On Friday, Austin came home from first grade and announced he had made a card for me. He handed it over and I told him I’d put it away to open on Sunday. But the front of it was hilariously cute. On it, he’d written, “Happy!!! Mothers!!! Day!!! Mom!!!!” and drawn a stick-figure likeness of me and him. I couldn’t wait to open it.
That night, we had to go to the elementary school picnic. Of course, it was scheduled at the same time as the preschool picnic which was across the street. This seems to happen every year and was never an easy situation even when Shawn was alive. Now it’s literally impossible for me to attend both of these events at the exact same time, and of course Tommy wants to go to his preschool picnic and the big kids want to go to theirs. In any case, I got some help from friends and I made it to the elementary school picnic where Austin happily ran off to gorge himself on Pixy Stix and other forms of sugar. (Claire stayed home.)
There were seemingly thousands of people there, groups of happy families talking and laughing and generally enjoying the perfect weather. It was wonderful and it was terrible, like a lot of things these days. I loved seeing friends and getting well-wishes from acquaintances, but it was hard to see those happy families and it was exhausting to feel like I needed to put on a brave face the entire time. Eventually, Austin wanted to go home. He had ingested just a little too much sugar and had a tummy ache.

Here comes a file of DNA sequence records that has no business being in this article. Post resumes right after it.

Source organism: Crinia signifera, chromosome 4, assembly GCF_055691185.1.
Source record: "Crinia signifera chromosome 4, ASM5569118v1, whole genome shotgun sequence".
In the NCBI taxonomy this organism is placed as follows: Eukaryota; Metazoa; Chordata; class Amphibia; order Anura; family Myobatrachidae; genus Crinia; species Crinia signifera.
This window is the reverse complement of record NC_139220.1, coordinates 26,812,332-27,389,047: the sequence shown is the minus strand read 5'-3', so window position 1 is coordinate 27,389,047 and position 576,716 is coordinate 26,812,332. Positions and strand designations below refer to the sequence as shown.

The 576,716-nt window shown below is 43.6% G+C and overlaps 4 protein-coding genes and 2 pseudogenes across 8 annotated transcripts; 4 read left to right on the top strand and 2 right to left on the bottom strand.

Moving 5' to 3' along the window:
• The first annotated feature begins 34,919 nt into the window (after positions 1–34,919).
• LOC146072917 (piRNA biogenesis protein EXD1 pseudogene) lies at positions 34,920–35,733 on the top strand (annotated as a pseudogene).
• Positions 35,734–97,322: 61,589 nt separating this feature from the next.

As I put him to bed that night, he stretched out his arm and held my hand. “Big day, huh baby?” I said to him.
He nodded and fell asleep. I looked at him and thought about how he was still so little that free candy and a playground still made him blissfully happy.
The next day was the start of Mother’s Day weekend. Usually, Shawn and his guy friends would take their kids for a weekend adventure, and I’d spend two days relaxing and enjoying myself with my friends. This year, those guys did the same thing again – and they brought my big kids. There was no question about whether my kids would get to go. They were coming along with all of the other kids. Forever.
That was a good feeling.
So, Saturday morning I got up early and sat with Austin in our recliner that Shawn bought just a a few weeks before he died. We cuddled together and talked about the fun he was going to have on the adventure. He was a bit quiet, and finally said, “But no grown-up from our family is coming on the adventure.”
He was, of course, talking about Shawn. This was their weekend. I looked down and saw that he was tearing up.
I told Austin that I was sad about that too. As I’ve started to realize, my kids don’t miss their dad in every moment in the same way I do. But they miss him acutely in moments like this, maybe even more intensely that I do. “Remember, Austin,” I told him, “you’re going to be with Mr. Justin, Mr. Josh and Mr. Shaffer – and they all love you like their own kids. I bet dad is up in heaven so glad that his friends are watching out for you.”
That seemed to work and I eventually was able to leave for Spa World with my friends. We hung out all day in orange jumpsuits, sweating in various sauna rooms and laughing with each other. It was wonderful. That night, we all went out to a fancy dinner, stopping first for the tequila shot we always took at the start of the night. Each year, that shot signaled that the night was for shedding our roles as moms.